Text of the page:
Sometimes, after the sun dips below the horizon, I wait and watch for scenes like this.

When the clouds are right, you can get all sorts of colors in the sky.

Living on the east coast of the island, we don't get sunsets, just sunrises.

 Camera: Pentax K5

Lens: Pentax 18-250 at 18mm

Exposure: f/22   1/2sec   ISO 100

Monday, July 28, 2014

Yonabaru Tug-O-War 5 Motion GIFs

 A Centuries Old Tradition




This tsunahiki (tug-o-war) has been going on in Okinawa, Japan for over 400 years.

And, there were probably 10,000 or more participants on the field, yesterday.

Here's a peek, at what, I saw through the camera viewfinder, before the tug started.

tug-o-war parade, motion GIF

Just like anywhere else in the Ryukyu islands, the rope comes in two sections.

The ropes were carried in a procession, with royalty being carried on top.

parade,Yonabaru,tsunahiki 2014, GIF

The teams, challenging each other come from the east or, west sides of town.

The folks, riding the ropes, wear period costumes from the old Ryukyu Dynasty.

Once the parade entered the field, I followed them inside, to get a closer look.

lively crowd,tug-o-war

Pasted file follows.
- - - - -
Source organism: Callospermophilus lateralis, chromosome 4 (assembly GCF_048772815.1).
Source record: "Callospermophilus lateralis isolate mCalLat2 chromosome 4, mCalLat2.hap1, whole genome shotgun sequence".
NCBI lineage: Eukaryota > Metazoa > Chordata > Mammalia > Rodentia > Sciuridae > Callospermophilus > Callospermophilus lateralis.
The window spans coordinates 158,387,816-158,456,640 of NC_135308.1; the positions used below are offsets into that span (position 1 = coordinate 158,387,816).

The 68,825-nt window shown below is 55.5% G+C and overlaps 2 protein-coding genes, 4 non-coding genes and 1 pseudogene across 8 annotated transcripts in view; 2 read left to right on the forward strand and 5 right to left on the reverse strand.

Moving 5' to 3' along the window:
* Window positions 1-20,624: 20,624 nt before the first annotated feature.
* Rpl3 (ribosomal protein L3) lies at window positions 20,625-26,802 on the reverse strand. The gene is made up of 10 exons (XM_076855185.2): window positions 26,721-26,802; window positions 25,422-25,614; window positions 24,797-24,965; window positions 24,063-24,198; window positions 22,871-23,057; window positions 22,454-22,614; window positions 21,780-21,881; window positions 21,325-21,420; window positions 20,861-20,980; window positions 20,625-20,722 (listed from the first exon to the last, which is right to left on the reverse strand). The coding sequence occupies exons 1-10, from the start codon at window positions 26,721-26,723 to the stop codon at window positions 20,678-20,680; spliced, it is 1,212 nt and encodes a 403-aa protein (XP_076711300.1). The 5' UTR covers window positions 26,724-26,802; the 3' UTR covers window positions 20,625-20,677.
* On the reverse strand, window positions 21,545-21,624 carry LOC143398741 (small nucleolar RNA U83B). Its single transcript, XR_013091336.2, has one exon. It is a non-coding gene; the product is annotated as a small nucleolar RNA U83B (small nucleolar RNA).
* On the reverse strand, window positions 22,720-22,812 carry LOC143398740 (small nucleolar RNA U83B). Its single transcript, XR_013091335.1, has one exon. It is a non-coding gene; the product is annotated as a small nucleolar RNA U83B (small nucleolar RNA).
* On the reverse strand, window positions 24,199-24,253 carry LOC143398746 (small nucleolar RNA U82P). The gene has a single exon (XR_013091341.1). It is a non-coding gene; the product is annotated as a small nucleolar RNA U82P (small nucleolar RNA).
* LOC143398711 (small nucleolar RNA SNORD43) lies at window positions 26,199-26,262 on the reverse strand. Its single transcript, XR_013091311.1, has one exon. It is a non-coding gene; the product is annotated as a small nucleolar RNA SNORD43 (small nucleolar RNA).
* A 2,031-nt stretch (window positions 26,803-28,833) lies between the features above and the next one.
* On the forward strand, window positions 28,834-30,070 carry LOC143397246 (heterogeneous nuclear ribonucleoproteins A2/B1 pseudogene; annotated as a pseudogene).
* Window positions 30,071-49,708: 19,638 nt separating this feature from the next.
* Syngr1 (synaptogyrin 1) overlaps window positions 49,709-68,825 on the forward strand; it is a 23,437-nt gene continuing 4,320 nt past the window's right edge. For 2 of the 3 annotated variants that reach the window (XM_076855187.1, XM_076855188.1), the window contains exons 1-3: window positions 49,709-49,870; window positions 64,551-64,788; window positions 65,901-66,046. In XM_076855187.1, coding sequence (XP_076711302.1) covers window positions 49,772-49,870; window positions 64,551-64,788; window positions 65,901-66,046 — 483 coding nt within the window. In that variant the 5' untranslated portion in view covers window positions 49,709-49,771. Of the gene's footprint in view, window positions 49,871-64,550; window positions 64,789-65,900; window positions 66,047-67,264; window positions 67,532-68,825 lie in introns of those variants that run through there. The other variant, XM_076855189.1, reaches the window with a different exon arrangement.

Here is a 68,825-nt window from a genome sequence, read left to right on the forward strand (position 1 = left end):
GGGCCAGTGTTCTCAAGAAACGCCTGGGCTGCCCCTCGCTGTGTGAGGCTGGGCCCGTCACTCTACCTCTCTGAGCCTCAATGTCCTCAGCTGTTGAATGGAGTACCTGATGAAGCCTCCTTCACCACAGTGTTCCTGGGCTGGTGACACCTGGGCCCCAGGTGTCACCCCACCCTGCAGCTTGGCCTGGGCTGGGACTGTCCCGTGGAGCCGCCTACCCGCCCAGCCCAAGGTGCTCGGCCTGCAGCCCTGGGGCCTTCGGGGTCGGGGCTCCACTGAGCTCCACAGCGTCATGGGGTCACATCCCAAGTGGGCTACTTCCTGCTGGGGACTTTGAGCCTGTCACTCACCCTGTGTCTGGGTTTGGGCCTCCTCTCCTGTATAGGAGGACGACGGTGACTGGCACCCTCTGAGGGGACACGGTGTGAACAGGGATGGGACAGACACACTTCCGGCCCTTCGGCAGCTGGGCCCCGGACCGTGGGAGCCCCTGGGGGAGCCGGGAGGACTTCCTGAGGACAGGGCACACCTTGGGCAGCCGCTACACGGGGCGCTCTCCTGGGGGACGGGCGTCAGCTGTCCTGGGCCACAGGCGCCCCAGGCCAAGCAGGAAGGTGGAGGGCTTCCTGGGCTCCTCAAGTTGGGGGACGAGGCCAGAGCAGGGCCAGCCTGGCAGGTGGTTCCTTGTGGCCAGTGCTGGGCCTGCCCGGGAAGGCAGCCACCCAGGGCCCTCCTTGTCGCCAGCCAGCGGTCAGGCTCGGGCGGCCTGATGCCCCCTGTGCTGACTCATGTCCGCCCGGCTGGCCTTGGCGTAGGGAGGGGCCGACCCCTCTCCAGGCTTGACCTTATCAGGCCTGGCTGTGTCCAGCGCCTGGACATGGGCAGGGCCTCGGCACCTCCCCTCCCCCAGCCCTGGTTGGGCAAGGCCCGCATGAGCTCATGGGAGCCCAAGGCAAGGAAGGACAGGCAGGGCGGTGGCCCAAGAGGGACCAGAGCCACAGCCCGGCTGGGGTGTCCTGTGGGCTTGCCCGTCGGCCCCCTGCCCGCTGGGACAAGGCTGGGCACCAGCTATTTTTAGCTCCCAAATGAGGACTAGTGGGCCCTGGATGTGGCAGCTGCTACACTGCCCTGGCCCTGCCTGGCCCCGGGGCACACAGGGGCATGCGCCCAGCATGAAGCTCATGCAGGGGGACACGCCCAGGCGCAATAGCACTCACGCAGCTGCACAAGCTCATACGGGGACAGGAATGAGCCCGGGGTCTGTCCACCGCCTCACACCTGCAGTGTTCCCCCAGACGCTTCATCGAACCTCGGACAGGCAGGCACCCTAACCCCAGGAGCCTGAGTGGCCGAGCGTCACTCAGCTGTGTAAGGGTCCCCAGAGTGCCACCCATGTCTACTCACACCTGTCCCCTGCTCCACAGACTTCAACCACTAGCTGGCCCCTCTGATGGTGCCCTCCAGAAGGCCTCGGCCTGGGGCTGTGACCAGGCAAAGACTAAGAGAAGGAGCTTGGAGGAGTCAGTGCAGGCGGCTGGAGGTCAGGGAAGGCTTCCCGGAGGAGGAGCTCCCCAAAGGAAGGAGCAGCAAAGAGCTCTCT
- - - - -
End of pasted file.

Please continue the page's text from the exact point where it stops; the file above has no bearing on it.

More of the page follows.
There was a pretty lively crowd crowd in there.

For a second or two, I wished the cameras would have stayed at home.

women dancing,kimonos

All these gals, wearing summer kimonos were dancing and chanting.

And, some of them were offering me cups of, whatever they were drinking.

Dang.  I like drinking but, I had work to do.

So, I politely turned down the drink and just did a little dance with them.

joining of the ropes,GIF
While they were laughing, they quit flapping their arms around and, quit wiggling.

That gave me a chance, to zoom-in and get this shot.

This shows the wooden pole, used to join the two ropes together.

Coverage of This Event Requires a Team



This year, I got in with the crowd. The tug, started rather quickly.

That was when, I decided, it was time to climb a building, in order to view the rope.

By the time, I found enough elevation, the tug was over.

Next year, I know exactly where, I want to be, to catch that part of the event.